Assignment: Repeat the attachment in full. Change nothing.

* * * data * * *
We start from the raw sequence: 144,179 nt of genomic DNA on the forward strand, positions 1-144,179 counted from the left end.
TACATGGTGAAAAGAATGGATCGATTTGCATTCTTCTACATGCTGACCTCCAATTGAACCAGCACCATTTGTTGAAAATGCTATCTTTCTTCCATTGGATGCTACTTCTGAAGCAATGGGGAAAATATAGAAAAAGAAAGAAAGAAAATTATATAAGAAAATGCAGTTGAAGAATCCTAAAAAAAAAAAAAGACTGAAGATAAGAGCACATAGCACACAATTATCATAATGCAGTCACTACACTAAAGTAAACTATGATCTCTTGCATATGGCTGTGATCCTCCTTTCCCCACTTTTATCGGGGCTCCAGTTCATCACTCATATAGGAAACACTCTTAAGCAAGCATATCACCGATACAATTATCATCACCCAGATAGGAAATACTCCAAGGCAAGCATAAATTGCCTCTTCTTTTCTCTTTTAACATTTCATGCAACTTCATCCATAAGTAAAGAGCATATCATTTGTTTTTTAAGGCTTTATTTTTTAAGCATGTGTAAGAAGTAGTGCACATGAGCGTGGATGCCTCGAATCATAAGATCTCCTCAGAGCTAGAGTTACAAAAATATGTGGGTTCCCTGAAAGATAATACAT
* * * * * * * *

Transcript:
We start from the raw sequence: 144,179 nt of genomic DNA on the forward strand, positions 1-144,179 counted from the left end.
TACATGGTGAAAAGAATGGATCGATTTGCATTCTTCTACATGCTGACCTCCAATTGAACCAGCACCATTTGTTGAAAATGCTATCTTTCTTCCATTGGATGCTACTTCTGAAGCAATGGGGAAAATATAGAAAAAGAAAGAAAGAAAATTATATAAGAAAATGCAGTTGAAGAATCCTAAAAAAAAAAAAAGACTGAAGATAAGAGCACATAGCACACAATTATCATAATGCAGTCACTACACTAAAGTAAACTATGATCTCTTGCATATGGCTGTGATCCTCCTTTCCCCACTTTTATCGGGGCTCCAGTTCATCACTCATATAGGAAACACTCTTAAGCAAGCATATCACCGATACAATTATCATCACCCAGATAGGAAATACTCCAAGGCAAGCATAAATTGCCTCTTCTTTTCTCTTTTAACATTTCATGCAACTTCATCCATAAGTAAAGAGCATATCATTTGTTTTTTAAGGCTTTATTTTTTAAGCATGTGTAAGAAGTAGTGCACATGAGCGTGGATGCCTCGAATCATAAGATCTCCTCAGAGCTAGAGTTACAAAAATATGTGGGTTCCCTGAAAGATAATACAT